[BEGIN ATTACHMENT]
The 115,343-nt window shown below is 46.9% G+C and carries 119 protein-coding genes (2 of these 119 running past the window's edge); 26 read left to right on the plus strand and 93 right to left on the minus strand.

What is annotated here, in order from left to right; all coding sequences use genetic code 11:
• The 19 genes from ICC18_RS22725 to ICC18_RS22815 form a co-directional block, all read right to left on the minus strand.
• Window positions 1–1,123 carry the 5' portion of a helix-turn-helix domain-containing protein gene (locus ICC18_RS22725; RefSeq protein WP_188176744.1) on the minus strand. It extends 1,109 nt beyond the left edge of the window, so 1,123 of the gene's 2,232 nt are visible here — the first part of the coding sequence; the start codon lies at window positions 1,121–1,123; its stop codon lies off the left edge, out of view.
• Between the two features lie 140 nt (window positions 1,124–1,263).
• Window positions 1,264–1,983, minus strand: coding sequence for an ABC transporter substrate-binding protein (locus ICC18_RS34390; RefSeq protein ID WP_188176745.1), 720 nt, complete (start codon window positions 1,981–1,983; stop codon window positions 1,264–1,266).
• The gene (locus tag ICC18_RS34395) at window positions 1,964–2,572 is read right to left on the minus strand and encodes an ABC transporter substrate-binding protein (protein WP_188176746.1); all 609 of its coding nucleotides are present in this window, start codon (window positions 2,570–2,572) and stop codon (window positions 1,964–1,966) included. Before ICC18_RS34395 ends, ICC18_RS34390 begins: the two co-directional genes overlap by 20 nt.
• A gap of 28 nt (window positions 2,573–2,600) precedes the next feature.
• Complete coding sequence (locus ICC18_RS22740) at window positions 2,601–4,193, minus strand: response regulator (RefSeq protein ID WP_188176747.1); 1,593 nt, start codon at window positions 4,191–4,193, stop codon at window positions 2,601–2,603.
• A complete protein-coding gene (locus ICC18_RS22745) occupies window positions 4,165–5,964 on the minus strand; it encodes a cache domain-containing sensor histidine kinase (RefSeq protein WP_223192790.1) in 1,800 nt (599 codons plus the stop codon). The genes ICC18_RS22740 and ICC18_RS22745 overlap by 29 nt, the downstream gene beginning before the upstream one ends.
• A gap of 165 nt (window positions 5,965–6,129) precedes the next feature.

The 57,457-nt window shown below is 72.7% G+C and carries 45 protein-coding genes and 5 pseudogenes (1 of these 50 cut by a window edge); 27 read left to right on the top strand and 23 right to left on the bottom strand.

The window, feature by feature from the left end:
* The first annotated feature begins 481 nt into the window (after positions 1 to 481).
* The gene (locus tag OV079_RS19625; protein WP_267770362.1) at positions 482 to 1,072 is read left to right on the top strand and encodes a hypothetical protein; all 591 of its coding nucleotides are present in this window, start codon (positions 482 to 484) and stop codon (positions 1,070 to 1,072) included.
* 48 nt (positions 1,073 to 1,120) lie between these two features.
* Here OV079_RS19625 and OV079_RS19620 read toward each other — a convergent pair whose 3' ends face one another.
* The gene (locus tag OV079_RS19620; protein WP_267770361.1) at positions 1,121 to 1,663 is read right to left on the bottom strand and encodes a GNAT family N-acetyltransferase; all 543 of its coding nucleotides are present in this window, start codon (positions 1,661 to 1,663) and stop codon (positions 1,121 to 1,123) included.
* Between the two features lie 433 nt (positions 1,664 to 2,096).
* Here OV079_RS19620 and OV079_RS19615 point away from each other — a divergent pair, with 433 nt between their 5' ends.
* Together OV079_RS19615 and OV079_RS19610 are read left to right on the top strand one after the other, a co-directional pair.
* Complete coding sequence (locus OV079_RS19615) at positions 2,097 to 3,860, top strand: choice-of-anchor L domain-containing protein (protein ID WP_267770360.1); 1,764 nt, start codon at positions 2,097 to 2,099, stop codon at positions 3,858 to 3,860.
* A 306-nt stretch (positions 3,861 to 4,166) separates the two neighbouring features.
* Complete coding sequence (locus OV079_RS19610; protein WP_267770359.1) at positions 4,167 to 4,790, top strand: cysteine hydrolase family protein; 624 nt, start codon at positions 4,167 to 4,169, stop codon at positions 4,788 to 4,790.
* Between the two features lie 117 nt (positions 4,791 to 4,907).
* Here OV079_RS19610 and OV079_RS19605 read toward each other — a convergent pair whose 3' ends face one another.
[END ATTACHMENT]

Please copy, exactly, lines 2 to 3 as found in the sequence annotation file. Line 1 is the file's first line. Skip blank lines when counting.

What is annotated here, in order from left to right; all coding sequences use genetic code 11:
• The 19 genes from ICC18_RS22725 to ICC18_RS22815 form a co-directional block, all read right to left on the minus strand.